IT will be a virtuous circle stretching almost 6000 miles from the UK to Japan and back again.

This will be an Olympics like no other for those set to compete in Tokyo later this month, a Games delayed by a year, beset by a number of coronavirus-related restrictions and denied the atmosphere an  enthusiastic Olympic crowd always brings to the occasion.

Support for the participating Team GB athletes, then, will come from afar this time around. And the hope is that those competing will in turn put in performances that captivate those watching back at home, eager to be inspired and uplifted after 16 months in the pandemic doldrums.

Katherine Grainger, the five-time Olympic medallist recently reappointed for a second term as chair of UK Sport, witnessed the euphoria felt throughout the country at the recent European Championships.

And the Glaswegian hopes the sight of British athletes ascending to the medal podium in Tokyo will do similarly for national pride.

“I’m sure everyone back home will embrace the Olympics as they always do,” said the University of Glasgow Chancellor as she helped lend her support to the importance of universities and their facilities in the country’s post-pandemic health and wellbeing recovery.

“And our athletes will need that more than ever as they won’t have the support in the host country as they normally would. You want the country to get right behind them as the athletes will feel that and will need it.

“The Olympics is such a special event and it has the real potential to be something celebrational in this year of all years.

“I feel really aware now of the contribution that sport can make in people’s lives. We’ve seen recently at the Euros, at Wimbledon and other big international events how much it brings people back together. Sport can unite, connect and inspire people. It gives people optimism and hope.

“It’s hard to predict results without the usual competitive build-up. But the potential of what we’ve seen from the British athletes is really exciting and promising. Mentally and physically our athletes are in the best possible shape they could be following the year that we’ve had.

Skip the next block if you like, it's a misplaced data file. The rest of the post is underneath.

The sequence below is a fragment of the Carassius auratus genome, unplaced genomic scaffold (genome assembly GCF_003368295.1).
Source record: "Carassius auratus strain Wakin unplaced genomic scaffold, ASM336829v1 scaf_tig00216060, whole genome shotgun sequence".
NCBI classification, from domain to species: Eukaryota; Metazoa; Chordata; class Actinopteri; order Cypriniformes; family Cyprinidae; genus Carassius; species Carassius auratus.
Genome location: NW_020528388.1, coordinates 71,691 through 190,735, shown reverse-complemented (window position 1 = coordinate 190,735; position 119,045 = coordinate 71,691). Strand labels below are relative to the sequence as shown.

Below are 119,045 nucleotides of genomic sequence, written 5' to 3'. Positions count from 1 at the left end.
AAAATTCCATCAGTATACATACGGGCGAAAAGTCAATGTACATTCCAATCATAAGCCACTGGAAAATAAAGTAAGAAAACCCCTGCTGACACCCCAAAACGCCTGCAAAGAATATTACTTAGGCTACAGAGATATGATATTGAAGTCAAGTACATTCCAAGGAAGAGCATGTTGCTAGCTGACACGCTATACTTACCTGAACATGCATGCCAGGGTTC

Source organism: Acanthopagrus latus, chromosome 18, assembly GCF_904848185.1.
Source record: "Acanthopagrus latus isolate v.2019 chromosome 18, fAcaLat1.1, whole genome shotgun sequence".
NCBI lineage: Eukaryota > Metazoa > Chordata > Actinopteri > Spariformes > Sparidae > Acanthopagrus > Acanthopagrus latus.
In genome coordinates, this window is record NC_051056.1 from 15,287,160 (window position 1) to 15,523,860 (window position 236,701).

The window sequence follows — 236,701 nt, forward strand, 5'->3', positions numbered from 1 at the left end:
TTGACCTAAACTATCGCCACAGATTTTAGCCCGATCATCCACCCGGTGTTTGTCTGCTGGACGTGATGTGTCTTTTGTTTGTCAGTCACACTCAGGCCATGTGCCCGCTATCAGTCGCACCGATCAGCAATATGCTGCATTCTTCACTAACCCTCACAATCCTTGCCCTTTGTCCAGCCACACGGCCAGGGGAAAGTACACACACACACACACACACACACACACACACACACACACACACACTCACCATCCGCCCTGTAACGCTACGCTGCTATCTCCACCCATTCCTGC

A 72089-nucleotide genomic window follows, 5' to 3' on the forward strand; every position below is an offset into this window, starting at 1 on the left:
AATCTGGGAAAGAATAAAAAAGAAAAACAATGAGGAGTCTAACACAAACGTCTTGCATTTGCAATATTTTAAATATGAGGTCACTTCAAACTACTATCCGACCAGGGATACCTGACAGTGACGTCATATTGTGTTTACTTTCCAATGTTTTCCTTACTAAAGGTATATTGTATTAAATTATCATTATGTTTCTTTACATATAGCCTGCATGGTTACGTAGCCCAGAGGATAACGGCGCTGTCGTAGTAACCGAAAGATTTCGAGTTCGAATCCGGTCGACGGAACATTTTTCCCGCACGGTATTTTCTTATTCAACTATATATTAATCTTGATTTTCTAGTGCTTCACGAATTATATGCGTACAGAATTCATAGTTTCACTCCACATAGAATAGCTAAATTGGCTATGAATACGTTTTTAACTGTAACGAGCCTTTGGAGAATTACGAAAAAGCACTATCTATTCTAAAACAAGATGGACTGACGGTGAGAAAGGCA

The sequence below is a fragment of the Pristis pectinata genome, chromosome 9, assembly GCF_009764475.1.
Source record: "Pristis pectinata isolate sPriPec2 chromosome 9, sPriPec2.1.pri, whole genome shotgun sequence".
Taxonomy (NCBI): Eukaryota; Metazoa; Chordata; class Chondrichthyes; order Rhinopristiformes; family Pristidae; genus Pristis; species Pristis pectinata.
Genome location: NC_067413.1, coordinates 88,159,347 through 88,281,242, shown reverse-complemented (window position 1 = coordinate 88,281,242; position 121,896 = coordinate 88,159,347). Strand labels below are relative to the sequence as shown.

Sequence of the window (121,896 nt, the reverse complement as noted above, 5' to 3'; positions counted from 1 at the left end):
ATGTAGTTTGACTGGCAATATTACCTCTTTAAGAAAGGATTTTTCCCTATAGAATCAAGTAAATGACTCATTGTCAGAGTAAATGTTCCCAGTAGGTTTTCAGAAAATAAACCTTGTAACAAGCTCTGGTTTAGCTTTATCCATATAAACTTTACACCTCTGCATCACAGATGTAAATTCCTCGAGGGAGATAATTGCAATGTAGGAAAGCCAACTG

“It’s been a long time coming for them and they are really itching to get started. All the hard work has been done and I think we’ll see some really great performances. We’ve got a brilliant Scottish contingent in that GB team. And this summer I think we’ll see them lift the nation.”

Grainger competed at five Games as a rower, winning gold in London and picking up silver at each of her four other Olympic appearances.

She acknowledged that this year’s athletes will have to deal with circumstances far beyond anything she ever faced but hoped their support teams would help drown out all the background noise.

“As an athlete you are never completely certain of what might happen and there are often setbacks along the way,” added the 45 year-old.

“But we’ve never had anything like this. Decisions are being made every week on how the Games will go, whether it’s on quarantine, or isolating or something else.

“The lack of crowds is the hardest thing. The athletes have known for a while that there would be no travelling crowd so their families and friends wouldn’t be there. That’s sad for everyone as so much support helps get you there. And now to have no crowds at all, the environment will feel very different to anything we’ve seen before.

“But the overwhelming feeling among the athletes I’ve spoken to over the last few months is just an overwhelming desire to get out there and compete again on the Olympic stage. And if that means no crowds then so be it.

“The athletes know it’s not going to be the Games that five years ago they would have thought. But they feel really lucky to still be able to compete albeit in a very different way.

“You rely on a lot of brilliant people around you to keep athletes’ minds on what’s important and make them realise what they can control.

“Because there are a lot of variables that they can’t. There are shifting sands and at this point leading up to a competition that can be quite distracting. So the people around them have to try to remove as many distractions as possible to let them focus on competing.

“The football showed the power of sport and how it can impact people's lives and I hope we can continue that really positive role at the next big event which is the Olympics and then the Paralympics just after that.”

Grainger is supporting MadeAtUni, a campaign on how universities can improve our everyday lives. To find out more visit